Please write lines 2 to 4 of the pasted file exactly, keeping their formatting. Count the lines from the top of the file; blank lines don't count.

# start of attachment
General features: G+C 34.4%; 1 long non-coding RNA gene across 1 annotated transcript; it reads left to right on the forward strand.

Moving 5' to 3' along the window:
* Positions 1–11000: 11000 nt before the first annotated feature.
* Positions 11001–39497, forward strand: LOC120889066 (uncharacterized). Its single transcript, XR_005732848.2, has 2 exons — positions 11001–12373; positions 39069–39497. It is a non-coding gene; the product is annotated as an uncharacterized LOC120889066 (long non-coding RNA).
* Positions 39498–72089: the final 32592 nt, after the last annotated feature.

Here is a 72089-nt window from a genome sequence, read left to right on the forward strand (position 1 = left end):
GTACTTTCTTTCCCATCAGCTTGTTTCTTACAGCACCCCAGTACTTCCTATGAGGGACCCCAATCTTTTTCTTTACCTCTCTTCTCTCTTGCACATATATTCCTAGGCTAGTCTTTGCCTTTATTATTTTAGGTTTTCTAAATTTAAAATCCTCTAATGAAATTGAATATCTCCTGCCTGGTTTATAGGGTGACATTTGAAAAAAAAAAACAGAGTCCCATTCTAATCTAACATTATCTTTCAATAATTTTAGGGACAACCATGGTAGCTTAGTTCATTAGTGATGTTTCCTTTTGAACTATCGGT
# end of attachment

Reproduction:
Moving 5' to 3' along the window:
* Positions 1–11000: 11000 nt before the first annotated feature.
* Positions 11001–39497, forward strand: LOC120889066 (uncharacterized). Its single transcript, XR_005732848.2, has 2 exons — positions 11001–12373; positions 39069–39497. It is a non-coding gene; the product is annotated as an uncharacterized LOC120889066 (long non-coding RNA).